Rio Ferdinand: 'I understand why people kill themselves' following documentary about losing his wife to cancer

Mary Gallagher

Rio Ferdinand bravely opened up about his wife’s tragic death in a new BBC documentary last night, admitting he had suicidal thoughts after Rebecca passed away aged 34 from breast cancer.

Rio Ferdinand: Being Mum and Dad aired on BBC1 on Tuesday (Photo: richard anset_bbc)

Viewers – including many of his male celebrity friends Piers Morgan, Russell Brand, James Corden and Gary Lineker – flocked to Twitter to praise him and thank the former England footballer for allowing us to see inside his life and his home and how he is coping after the untimely death of his beautiful spouse in 2015.

People at home were brought to tears as they watched the BBC One documentary and witnessed Rio’s journey adjusting to life as a widower and a single parent and taking over what is arguably the hardest role in the family – being mum.



The cameras followed the 38-year-old star and 10-year-old Lorenz, eight-year-old Tate and five-year-old Tia as they went about their daily routine, showing Rio doing the school run, making dinners, arranging uniforms and helping with homework.

He also talked about how he blocked grief out, about his anger, and turning to drink for comfort and even admitted he finally understood why people commit suicide after losing a loved one.

Rebecca and Rio (Instagram)

We were introduced to Rebecca’s mum, who said her daughter knew Rio could do it. Her dying daughter told her: “Rio will be a perfect mummy and daddy, you don’t have to worry.”

A string of male stars praised Rio – who previously said he was brought up to believe showing emotion was a sign of weakness – for opening up.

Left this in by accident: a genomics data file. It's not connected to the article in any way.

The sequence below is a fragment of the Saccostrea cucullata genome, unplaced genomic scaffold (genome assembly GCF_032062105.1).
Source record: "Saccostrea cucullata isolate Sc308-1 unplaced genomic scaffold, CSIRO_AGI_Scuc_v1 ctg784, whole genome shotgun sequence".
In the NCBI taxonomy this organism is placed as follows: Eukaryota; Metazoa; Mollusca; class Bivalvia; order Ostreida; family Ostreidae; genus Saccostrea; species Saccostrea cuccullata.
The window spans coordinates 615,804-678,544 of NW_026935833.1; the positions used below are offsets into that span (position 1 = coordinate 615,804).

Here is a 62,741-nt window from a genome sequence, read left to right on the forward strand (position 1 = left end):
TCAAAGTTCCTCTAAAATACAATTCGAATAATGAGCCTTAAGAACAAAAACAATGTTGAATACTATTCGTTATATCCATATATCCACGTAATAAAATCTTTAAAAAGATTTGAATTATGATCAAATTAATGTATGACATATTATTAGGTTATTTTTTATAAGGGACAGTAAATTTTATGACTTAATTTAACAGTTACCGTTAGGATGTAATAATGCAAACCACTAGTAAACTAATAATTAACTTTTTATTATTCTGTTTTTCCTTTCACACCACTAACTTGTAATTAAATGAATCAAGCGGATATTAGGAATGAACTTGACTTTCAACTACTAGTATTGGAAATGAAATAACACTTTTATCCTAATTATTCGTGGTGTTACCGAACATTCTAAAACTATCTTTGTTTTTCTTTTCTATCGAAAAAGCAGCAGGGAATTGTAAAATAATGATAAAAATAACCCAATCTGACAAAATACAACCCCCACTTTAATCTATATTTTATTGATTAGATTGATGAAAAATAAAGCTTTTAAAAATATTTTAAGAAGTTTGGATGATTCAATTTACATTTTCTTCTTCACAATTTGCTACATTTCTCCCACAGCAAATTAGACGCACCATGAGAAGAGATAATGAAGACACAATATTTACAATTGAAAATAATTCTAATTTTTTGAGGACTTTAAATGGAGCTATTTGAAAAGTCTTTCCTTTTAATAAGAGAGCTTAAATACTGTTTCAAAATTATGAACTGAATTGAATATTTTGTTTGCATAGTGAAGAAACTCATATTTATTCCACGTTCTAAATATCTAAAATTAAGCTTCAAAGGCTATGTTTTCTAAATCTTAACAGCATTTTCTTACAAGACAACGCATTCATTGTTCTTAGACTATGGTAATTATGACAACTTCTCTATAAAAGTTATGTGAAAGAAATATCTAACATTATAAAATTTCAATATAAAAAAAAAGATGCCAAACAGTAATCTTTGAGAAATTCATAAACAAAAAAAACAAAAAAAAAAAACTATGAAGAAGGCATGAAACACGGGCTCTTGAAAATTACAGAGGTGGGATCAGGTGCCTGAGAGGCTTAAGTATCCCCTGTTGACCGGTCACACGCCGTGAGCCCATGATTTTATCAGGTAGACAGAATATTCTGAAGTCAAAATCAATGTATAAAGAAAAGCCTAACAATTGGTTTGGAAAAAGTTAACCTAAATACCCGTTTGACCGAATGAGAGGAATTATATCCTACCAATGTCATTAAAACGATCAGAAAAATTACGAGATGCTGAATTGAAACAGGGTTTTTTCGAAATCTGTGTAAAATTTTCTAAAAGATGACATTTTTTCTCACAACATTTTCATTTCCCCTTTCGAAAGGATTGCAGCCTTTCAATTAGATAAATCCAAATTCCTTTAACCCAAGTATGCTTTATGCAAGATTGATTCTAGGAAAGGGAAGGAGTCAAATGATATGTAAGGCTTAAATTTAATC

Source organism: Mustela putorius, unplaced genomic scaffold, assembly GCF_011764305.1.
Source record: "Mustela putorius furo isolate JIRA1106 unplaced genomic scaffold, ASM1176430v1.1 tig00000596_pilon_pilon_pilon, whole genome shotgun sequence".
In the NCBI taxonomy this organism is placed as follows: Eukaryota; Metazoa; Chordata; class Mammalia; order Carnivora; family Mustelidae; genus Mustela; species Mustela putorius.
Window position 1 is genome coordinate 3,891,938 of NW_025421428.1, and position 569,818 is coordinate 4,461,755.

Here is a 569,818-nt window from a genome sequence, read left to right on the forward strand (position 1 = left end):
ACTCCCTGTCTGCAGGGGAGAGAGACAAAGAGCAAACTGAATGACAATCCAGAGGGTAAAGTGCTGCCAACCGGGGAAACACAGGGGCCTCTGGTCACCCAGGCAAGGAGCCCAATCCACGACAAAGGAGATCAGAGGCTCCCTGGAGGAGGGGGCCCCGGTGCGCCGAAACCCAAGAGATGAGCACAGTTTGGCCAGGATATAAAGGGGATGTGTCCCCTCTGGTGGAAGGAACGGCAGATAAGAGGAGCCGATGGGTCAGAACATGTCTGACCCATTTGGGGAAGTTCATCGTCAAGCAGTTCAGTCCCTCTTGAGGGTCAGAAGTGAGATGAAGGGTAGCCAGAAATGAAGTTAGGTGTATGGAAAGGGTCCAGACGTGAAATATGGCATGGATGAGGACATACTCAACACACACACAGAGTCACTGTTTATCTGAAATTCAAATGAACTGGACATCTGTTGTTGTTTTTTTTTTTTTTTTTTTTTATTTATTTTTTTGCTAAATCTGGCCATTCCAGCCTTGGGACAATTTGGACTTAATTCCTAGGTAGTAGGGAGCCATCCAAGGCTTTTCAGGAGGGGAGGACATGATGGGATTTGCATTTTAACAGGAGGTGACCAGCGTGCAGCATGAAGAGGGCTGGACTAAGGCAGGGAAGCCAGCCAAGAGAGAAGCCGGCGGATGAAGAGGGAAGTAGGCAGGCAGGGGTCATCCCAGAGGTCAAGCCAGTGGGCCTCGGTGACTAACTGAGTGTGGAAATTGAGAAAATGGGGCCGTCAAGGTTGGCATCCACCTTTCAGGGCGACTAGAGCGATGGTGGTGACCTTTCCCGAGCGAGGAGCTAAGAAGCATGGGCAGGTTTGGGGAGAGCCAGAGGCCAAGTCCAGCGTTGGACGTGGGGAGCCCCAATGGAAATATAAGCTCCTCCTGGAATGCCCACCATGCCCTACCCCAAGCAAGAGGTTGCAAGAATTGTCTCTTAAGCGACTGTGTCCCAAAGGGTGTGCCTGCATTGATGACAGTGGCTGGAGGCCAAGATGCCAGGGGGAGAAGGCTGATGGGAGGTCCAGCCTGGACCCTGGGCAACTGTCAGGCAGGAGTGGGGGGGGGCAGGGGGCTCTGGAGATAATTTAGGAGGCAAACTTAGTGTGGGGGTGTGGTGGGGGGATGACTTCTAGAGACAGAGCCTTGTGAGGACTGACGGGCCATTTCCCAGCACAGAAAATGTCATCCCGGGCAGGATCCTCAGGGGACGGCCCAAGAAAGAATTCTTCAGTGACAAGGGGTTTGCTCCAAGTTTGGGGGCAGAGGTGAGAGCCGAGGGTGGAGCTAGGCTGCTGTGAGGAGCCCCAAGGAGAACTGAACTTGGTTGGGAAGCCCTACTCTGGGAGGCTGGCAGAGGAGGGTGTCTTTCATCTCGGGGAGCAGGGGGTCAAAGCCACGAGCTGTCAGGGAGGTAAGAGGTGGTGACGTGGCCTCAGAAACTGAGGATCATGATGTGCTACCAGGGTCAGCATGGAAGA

The soccer star admitted to camera that breaking the news of Rebecca’s death to their kids and dealing with their grief has been the hardest aspect of losing his spouse. So, he introduced a ‘memory jar’ which we saw was, in fact, a coke bottle! And he said it had opened up happier conversations about their mum.


“It kind of opened everything up and it was a beautiful moment just seeing them talk happily and being joyful about their mum rather than it being sad and negative moments, it switched from dark to bright.”

Samaritans CEO Ruth Sutherland told Yahoo Celebrity UK Rio had done the right thing, explaining: “Following a bereavement the best thing that any parent can do is to talk about their loved one and what’s happened, and encourage their children to do the same, in whatever ways work best for those individuals and that family.

“By opening up about difficult thoughts and feelings, Rio Ferdinand has given thousands of others the permission to do so too.”

Rio met other grieving people who he was inspired by to keep going and said he didn’t do the documentary to gain the public’s sympathy.

“I wanted to help myself to open up, to help my children, to then help other people. I didn’t do this for sympathy, I did this to help other people talk, and I learned along the journey that talking is so important, and talking wasn’t really part of my make-up emotionally.

“But my children need to see me talk, to feel my emotion – and I’ve learned that talking doesn’t make the pain go away but it helps.”

Rio’s key message was that people dealing with overwhelming emotion should talk to someone. Whatever you’re going through, call te Samaritans for free any time from any phone on 116 123 (this number is FREE to call and will not appear on your phone bill), email jo@samaritans.org, or visit www.samaritans.org to find details of your nearest branch.

Read more:

Rio Ferdinand reveals how his children coped with their mother’s tragic death
Widower Rio Ferdinand opens up about grief ahead of BBC documentary
Rio Ferdinand to discuss wife’s death for documentary

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